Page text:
Perforated gastric ulcer
Presenting with a few hours of severe abdominal pain: epigastric/supraumbilical with radiation bilaterally. No other associated gastrointestinal symptoms. Elevated lactate. Ischaemic gut?
CT Abdomen and Pelvis
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There is a small amount of scattered pneumoperitoneum, with gas locules clustered around the gastroduodenal transition, where mild fat straining is present and there are signs of pyloric wall discontinuity suggesting a perforated ulcer. The bowel is not dilated and demonstrates normal enhancement of its wall. The multiple colonic diverticula do not have signs of an acute inflammatory process. There is a small amount of free fluid in the pelvis. The liver demonstrates a well-defined 1 cm hypodense nodule in the segment VII that has a benign appearance. Calcified gallstones noted. The spleen, adrenal glands, pancreas, and kidneys are all normal. Minimal atheromatous disease through the abdominal aorta. The lung bases are clear, the heart is enlarged. No suspicious bone lesions.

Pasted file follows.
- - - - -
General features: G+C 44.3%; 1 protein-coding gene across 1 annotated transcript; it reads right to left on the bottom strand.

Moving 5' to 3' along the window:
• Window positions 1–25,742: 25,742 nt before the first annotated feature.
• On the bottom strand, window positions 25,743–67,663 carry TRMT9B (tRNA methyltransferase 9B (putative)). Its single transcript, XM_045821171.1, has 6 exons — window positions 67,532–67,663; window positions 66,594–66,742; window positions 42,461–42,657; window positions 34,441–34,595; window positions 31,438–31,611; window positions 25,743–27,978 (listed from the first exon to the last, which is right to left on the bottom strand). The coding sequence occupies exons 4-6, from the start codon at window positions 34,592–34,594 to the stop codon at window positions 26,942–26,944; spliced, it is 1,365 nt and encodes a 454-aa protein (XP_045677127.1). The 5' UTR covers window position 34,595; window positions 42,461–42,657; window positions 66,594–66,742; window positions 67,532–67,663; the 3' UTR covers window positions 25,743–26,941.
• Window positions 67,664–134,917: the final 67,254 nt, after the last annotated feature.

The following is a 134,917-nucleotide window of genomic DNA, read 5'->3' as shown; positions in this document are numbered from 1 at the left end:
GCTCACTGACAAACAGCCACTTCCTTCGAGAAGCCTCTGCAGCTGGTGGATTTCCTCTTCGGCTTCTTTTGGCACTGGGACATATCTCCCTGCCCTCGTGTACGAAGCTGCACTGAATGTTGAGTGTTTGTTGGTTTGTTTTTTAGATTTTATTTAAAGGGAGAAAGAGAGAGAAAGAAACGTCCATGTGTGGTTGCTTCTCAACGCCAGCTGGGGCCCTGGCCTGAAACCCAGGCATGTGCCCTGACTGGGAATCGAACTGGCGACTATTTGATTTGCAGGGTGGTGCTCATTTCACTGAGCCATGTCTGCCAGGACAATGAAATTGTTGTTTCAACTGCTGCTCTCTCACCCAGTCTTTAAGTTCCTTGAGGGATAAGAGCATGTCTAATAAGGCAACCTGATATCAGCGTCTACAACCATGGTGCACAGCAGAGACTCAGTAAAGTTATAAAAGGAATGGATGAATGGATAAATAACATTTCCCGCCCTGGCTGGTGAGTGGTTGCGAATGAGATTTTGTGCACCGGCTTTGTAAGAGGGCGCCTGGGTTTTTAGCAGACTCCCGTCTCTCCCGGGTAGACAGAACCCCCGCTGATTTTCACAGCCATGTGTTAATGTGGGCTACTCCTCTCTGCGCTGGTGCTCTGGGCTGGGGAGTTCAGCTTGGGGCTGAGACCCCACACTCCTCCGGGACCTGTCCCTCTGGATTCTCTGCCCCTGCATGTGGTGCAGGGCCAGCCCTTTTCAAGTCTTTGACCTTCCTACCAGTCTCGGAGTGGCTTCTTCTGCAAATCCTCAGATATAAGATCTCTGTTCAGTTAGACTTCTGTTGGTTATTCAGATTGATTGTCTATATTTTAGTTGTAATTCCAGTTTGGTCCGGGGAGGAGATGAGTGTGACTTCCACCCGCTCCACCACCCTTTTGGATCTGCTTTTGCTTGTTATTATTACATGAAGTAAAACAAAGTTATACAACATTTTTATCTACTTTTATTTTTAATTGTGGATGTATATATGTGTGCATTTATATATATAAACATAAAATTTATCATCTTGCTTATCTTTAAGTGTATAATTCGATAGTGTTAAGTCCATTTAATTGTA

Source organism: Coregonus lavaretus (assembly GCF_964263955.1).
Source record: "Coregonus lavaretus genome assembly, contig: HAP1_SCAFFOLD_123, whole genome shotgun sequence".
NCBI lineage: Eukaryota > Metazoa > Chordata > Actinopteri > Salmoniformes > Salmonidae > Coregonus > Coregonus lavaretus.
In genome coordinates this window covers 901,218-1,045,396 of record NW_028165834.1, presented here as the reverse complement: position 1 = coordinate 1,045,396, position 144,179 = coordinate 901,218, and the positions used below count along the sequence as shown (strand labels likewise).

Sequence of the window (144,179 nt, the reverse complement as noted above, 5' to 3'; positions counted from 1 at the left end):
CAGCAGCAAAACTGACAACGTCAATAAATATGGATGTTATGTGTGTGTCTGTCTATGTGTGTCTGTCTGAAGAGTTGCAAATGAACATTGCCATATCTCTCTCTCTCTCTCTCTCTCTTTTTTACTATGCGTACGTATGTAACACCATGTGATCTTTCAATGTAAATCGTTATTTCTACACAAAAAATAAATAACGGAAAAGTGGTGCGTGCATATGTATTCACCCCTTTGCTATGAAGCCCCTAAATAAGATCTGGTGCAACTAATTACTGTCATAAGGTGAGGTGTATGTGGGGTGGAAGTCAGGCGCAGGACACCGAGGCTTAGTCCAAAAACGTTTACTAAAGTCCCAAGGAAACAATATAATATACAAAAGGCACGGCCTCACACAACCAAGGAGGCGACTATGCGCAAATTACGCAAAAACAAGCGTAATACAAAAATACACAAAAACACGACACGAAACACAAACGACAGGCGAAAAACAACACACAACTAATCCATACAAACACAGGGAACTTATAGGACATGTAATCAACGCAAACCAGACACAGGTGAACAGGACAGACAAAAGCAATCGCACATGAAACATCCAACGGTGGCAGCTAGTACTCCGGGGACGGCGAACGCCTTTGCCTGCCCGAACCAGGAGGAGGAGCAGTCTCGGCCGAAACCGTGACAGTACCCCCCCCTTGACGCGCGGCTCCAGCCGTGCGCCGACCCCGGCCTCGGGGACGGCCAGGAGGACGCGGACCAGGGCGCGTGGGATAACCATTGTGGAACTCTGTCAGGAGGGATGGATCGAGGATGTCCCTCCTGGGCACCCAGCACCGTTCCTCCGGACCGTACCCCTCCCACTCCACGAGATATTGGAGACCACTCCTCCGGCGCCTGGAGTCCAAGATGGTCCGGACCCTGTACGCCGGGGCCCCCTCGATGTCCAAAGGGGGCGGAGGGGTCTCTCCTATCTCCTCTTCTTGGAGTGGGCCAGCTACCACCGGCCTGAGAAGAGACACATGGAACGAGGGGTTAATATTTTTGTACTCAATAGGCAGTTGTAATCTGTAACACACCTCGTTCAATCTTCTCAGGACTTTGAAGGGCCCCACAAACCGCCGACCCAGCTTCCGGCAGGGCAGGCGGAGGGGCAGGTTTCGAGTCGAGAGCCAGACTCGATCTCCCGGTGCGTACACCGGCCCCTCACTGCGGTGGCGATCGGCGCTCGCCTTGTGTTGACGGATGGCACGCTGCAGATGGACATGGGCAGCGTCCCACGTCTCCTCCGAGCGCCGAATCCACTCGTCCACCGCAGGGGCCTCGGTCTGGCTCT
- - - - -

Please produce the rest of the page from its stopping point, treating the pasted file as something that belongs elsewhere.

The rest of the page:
This patient demonstrates a typical presentation and CT findings of a perforated gastric ulcer. The site of perforation is visible as a region of discontinuity in the stomach wall.